For too long, leading companies have lacked female representation in their highest ranks and in senior leadership positions. It’s a pervasive problem that you see time and time again, in virtually every sector of business.
Some progress has been made in recent years, but it’s been slow. One 2018 report by Deloitte (download required) found that women held just 16.9% of board seats globally that year. While this was a 1.9% increase from 2017, at this rate, it will take more than three decades to reach gender parity in boardrooms around the world. In the same study, women were also found to hold just 4.4% of CEO positions and 12.7% of CFO roles. And when you consider the fact that the pandemic widened gender gaps, I find this data especially disappointing.
As a founder and CEO, I believe our workplaces aren’t doing a proper job of reflecting the world around us. This had led many companies to start adopting and promoting quotas for hiring more women and other diverse candidates. Although this can seem like a leap forward on the surface, I’d like to share some of my own thinking behind quotas that can complicate this idea, as well as highlight some of the other ways I think companies can support the professional growth of women.
The Challenge With Quotas
I’ve seen companies big and small share impressive stats about how many women are in their ranks, and quotas have certainly become the topic of so much discourse focused on elevating women and hopefully creating more opportunities for them to succeed. However, I’m personally not in favor of setting hiring quotas for women. While I know this is not a typical stance when it comes to elevating women in the workplace, consider:
According to the World Economic Forum, “Quotas may be a quick fix to boosting female representation on boards, but they do nothing in and of themselves to remove barriers preventing many women from rising up the corporate ladder in the first place.” Bias and a lack of flexibility for working mothers are just some of the challenges women often face in work environments.
Furthermore, there have been efforts in recent years to require companies to include a certain percentage of women in leadership roles and on their boards. But in Norway, for example, where a law was passed in 2003 requiring women to make up a certain percentage of public company boards, quotas had failed to increase the overall number of female executives or decrease the gender pay gap, according to a 2014 article by the New York Times.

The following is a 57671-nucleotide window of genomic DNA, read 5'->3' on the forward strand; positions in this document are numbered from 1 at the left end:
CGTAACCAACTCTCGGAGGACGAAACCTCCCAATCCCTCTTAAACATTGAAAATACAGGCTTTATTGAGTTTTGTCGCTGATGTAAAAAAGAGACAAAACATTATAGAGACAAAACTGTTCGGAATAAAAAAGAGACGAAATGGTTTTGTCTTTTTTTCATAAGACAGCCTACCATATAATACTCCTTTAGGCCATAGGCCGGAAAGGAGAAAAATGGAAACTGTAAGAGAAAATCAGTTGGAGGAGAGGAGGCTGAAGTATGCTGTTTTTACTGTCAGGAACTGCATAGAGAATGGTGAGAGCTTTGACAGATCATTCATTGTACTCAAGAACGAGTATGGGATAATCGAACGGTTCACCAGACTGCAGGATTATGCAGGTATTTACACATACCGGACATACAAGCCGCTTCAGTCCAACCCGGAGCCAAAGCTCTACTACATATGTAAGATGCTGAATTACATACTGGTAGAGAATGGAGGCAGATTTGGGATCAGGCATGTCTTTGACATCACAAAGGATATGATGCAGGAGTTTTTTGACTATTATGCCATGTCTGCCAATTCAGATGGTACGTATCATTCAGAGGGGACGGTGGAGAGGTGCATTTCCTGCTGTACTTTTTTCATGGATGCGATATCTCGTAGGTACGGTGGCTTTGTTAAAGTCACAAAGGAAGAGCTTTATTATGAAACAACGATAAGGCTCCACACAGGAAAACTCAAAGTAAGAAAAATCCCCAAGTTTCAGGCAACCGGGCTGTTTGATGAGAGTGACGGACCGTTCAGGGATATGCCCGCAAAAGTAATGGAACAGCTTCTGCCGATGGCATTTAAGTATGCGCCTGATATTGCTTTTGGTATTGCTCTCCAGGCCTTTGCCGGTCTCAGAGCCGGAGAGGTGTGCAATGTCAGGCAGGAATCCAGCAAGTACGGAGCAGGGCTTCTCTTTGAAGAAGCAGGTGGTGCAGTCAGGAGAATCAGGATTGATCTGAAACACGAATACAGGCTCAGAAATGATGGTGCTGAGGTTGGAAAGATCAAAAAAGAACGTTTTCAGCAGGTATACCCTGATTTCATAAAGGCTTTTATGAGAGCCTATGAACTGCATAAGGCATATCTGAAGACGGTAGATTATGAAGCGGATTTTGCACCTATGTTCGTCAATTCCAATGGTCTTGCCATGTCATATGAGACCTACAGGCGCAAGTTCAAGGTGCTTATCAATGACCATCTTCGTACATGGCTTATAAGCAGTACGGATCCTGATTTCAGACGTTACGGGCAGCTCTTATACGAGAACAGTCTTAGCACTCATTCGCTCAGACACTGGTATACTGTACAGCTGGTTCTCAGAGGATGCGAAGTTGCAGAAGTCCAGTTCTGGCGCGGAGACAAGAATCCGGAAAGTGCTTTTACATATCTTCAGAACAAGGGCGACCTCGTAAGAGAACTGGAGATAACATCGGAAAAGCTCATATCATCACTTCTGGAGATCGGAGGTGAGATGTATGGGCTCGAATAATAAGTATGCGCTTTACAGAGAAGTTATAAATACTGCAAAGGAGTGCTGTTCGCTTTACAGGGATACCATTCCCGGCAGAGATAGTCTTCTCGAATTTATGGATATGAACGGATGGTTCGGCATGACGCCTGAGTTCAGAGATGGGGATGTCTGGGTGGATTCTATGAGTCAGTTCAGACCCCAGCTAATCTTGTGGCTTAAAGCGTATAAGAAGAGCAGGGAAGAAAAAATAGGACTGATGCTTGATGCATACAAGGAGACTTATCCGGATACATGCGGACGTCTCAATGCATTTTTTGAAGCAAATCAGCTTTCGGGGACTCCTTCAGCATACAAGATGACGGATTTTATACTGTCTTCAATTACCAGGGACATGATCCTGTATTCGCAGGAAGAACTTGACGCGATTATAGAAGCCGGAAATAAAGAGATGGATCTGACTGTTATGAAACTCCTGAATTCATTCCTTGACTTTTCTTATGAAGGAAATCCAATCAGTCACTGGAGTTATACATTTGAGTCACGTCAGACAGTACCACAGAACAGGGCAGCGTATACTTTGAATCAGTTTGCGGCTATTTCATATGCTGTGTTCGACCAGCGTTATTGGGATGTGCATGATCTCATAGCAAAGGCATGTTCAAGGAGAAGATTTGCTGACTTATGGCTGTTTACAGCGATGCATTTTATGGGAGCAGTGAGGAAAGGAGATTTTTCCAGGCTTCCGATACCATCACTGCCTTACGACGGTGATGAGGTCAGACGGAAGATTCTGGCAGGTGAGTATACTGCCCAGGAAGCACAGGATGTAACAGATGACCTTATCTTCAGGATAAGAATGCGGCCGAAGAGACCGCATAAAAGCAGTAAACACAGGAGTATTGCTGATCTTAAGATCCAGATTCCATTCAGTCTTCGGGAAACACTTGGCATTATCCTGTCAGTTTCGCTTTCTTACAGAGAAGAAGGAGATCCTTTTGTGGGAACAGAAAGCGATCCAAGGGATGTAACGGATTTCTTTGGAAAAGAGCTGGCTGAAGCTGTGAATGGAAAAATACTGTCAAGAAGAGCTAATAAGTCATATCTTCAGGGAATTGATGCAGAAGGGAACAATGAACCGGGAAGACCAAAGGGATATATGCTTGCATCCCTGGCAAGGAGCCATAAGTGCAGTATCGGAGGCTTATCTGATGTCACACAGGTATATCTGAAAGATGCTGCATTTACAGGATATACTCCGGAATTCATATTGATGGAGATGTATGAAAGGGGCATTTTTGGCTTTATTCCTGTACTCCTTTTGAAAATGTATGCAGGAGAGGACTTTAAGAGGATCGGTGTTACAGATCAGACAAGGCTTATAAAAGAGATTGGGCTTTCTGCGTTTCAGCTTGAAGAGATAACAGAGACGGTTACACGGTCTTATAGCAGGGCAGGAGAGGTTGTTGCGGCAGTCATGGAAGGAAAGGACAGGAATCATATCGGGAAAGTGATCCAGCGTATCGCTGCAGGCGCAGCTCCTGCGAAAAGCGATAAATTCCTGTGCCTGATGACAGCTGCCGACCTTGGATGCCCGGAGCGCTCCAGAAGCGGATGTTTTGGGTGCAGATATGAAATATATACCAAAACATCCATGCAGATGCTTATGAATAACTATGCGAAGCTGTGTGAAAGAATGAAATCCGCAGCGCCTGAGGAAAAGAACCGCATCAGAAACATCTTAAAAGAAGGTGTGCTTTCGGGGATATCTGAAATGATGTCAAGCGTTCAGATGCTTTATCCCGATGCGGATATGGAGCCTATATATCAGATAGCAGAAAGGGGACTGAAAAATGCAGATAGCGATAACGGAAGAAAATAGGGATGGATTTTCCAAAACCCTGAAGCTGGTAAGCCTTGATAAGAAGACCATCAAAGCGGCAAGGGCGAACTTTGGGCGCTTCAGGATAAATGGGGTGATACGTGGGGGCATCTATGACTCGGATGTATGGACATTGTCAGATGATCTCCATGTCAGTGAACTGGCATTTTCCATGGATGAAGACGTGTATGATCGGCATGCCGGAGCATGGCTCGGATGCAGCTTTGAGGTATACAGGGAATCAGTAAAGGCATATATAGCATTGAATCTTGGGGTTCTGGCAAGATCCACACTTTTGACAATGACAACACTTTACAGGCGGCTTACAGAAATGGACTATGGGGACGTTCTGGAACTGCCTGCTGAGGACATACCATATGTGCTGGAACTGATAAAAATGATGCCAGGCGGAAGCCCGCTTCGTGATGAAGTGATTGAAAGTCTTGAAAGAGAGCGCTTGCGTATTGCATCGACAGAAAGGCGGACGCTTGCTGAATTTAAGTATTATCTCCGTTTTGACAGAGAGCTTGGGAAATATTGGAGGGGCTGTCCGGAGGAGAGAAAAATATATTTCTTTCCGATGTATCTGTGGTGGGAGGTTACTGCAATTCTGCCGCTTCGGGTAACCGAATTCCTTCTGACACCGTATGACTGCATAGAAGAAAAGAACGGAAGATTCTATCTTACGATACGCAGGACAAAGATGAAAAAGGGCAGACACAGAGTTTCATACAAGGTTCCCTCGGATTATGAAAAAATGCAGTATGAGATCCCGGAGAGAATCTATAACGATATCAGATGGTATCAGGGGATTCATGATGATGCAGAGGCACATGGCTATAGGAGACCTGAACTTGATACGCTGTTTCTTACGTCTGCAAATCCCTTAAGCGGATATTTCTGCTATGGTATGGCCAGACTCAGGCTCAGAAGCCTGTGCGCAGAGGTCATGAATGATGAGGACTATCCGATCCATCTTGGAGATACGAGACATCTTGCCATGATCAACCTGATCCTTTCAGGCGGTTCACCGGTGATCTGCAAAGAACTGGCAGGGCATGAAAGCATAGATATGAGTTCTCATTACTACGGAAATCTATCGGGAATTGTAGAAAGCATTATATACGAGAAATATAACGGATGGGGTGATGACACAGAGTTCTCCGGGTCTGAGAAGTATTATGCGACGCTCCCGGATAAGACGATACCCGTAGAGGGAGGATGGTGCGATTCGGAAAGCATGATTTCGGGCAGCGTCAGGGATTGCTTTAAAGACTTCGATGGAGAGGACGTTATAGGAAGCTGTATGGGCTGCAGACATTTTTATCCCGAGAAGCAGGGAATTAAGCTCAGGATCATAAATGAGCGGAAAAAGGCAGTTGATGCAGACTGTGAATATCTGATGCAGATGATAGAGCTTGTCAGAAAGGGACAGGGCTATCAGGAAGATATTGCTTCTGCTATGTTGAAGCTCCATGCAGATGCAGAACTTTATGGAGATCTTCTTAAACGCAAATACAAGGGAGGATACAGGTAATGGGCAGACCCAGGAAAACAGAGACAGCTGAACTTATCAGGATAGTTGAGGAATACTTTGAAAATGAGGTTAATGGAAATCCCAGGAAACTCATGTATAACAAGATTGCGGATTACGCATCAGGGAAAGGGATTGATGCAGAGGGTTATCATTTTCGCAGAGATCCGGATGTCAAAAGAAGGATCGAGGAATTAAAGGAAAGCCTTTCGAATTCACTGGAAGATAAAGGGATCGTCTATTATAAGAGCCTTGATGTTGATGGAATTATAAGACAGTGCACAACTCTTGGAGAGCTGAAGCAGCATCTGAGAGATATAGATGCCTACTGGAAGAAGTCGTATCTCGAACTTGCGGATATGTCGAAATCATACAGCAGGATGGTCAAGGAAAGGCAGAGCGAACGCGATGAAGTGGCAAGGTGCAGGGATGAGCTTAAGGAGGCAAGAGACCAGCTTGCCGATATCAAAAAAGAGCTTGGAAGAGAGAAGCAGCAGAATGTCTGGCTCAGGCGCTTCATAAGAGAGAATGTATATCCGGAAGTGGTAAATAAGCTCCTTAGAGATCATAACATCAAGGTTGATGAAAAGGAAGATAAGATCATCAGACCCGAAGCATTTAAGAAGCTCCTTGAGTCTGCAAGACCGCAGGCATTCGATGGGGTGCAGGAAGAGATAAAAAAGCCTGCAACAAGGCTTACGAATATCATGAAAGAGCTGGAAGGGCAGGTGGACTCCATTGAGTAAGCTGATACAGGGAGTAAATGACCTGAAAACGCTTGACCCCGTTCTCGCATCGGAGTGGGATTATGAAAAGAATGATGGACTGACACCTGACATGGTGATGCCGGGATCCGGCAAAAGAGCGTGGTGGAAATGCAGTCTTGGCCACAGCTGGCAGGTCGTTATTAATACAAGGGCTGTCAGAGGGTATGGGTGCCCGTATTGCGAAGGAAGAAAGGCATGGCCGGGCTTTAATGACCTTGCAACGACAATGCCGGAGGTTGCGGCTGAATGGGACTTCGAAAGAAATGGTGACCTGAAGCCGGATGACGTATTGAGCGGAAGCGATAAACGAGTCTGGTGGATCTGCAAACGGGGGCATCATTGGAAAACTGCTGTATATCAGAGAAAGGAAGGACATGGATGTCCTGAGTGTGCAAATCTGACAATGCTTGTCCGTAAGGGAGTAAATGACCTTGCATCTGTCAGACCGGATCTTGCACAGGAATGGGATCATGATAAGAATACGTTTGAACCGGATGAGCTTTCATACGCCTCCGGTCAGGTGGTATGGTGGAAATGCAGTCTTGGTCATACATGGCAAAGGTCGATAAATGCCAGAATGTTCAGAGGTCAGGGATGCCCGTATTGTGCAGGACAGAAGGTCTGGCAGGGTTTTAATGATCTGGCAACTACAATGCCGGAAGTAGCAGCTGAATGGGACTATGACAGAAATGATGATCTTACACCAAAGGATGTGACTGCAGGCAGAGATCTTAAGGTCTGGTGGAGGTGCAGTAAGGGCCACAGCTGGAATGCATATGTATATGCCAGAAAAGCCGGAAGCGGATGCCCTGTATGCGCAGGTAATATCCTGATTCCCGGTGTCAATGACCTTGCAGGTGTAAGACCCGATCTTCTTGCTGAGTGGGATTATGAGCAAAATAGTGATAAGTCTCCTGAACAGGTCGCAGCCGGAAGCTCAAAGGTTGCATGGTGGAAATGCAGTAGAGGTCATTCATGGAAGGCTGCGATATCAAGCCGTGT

Creating Real, Lasting Change
From my time spent as a CEO and founder, I’ve found that there are a few actionable choices companies can begin to make in order to create real, structural change and increase the number of women in executive positions without establishing a quota.
For starters, if there’s going to be real, lasting change in diversifying workplaces and offering better career opportunities for women, I believe it will have to come from a change of mindset. The type of mindset shift that’s needed is a willingness to pull back the curtain to reveal the unrealistic expectations often placed on working women; an acknowledgment that all gender identities are not starting from the same place of acceptance in our society; and that the overarching structures and systems of many businesses could exclude women and limit their ability to participate.
Companies should also focus on creating new opportunities that take into account the unique and sometimes impossible demands that are placed on women in our society. From my perspective, providing increased amounts of flexibility for all positions at your company could go a long way toward keeping women in their roles and the workforce as a whole, especially when it comes to balancing family life and taking parental leave.
Finally, companies can begin to adopt structures where hierarchy isn’t as important, employees are encouraged to be themselves at work, and the future growth of an organization follows a natural and fluid progression that isn’t as exclusionary as traditional workplace models.
Final Thoughts On Quotas
Thinking about quotas has also reminded me of recent trends that are shaping discourse on feminism. Quotas have been described as empowering for women in the workplace, and discussion of female empowerment can be found everywhere, ranging from marketing campaigns to government initiatives. While it’s important to have discussions surrounding how to better support women, I believe that, sometimes, society seems to put the responsibility solely on women themselves to do better, work and push harder, and elevate themselves.
It’s easy for a business to share its hiring quotas and mention buzzwords about how they support women in the workplace. But to me, the harder and more important task would be to actively ensure all women are paid a living wage, to make real structural changes for women to properly balance work and family obligations, and to give them tangible opportunities to lead better, more fulfilling lives.
I do consider myself a feminist, but I do not align with loosely defined female empowerment initiatives. Instead, I take what I’ve learned firsthand in being a female leader and share that experience with other women so they can chart their own paths in their lives and careers. I believe it’s time we work together to build a better future for ourselves and our colleagues.